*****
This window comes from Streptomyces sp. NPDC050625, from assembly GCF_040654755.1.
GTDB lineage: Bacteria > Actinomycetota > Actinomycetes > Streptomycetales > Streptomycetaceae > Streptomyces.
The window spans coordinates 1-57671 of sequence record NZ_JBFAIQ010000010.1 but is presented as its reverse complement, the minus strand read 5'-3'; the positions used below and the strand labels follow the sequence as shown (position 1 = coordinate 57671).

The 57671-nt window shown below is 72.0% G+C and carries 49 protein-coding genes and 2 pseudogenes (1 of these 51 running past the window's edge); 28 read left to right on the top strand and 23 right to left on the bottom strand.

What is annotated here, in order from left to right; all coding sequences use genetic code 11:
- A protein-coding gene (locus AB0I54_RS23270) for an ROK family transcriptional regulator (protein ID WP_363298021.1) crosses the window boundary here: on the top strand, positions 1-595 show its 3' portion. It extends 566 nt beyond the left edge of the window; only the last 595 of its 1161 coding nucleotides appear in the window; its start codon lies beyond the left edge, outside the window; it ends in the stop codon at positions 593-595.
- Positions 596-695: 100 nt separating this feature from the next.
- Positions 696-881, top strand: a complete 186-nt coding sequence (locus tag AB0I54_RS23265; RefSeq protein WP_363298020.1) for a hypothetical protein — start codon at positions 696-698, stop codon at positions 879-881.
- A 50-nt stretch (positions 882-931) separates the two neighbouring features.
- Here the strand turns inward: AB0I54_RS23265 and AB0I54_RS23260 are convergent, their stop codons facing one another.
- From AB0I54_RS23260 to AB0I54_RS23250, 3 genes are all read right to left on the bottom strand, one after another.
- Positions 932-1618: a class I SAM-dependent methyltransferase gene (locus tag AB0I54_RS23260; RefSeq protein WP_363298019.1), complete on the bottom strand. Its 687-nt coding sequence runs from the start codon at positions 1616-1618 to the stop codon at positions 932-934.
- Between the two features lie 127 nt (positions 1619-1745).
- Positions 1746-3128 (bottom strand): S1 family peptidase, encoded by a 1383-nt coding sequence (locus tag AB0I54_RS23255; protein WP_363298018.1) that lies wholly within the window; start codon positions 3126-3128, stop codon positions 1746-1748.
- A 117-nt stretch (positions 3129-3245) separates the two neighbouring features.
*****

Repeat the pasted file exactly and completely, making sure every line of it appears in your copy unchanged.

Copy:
This window comes from Streptomyces sp. NPDC050625, from assembly GCF_040654755.1.
GTDB lineage: Bacteria > Actinomycetota > Actinomycetes > Streptomycetales > Streptomycetaceae > Streptomyces.
The window spans coordinates 1-57671 of sequence record NZ_JBFAIQ010000010.1 but is presented as its reverse complement, the minus strand read 5'-3'; the positions used below and the strand labels follow the sequence as shown (position 1 = coordinate 57671).

The 57671-nt window shown below is 72.0% G+C and carries 49 protein-coding genes and 2 pseudogenes (1 of these 51 running past the window's edge); 28 read left to right on the top strand and 23 right to left on the bottom strand.

What is annotated here, in order from left to right; all coding sequences use genetic code 11:
- A protein-coding gene (locus AB0I54_RS23270) for an ROK family transcriptional regulator (protein ID WP_363298021.1) crosses the window boundary here: on the top strand, positions 1-595 show its 3' portion. It extends 566 nt beyond the left edge of the window; only the last 595 of its 1161 coding nucleotides appear in the window; its start codon lies beyond the left edge, outside the window; it ends in the stop codon at positions 593-595.
- Positions 596-695: 100 nt separating this feature from the next.
- Positions 696-881, top strand: a complete 186-nt coding sequence (locus tag AB0I54_RS23265; RefSeq protein WP_363298020.1) for a hypothetical protein — start codon at positions 696-698, stop codon at positions 879-881.
- A 50-nt stretch (positions 882-931) separates the two neighbouring features.
- Here the strand turns inward: AB0I54_RS23265 and AB0I54_RS23260 are convergent, their stop codons facing one another.
- From AB0I54_RS23260 to AB0I54_RS23250, 3 genes are all read right to left on the bottom strand, one after another.
- Positions 932-1618: a class I SAM-dependent methyltransferase gene (locus tag AB0I54_RS23260; RefSeq protein WP_363298019.1), complete on the bottom strand. Its 687-nt coding sequence runs from the start codon at positions 1616-1618 to the stop codon at positions 932-934.
- Between the two features lie 127 nt (positions 1619-1745).
- Positions 1746-3128 (bottom strand): S1 family peptidase, encoded by a 1383-nt coding sequence (locus tag AB0I54_RS23255; protein WP_363298018.1) that lies wholly within the window; start codon positions 3126-3128, stop codon positions 1746-1748.
- A 117-nt stretch (positions 3129-3245) separates the two neighbouring features.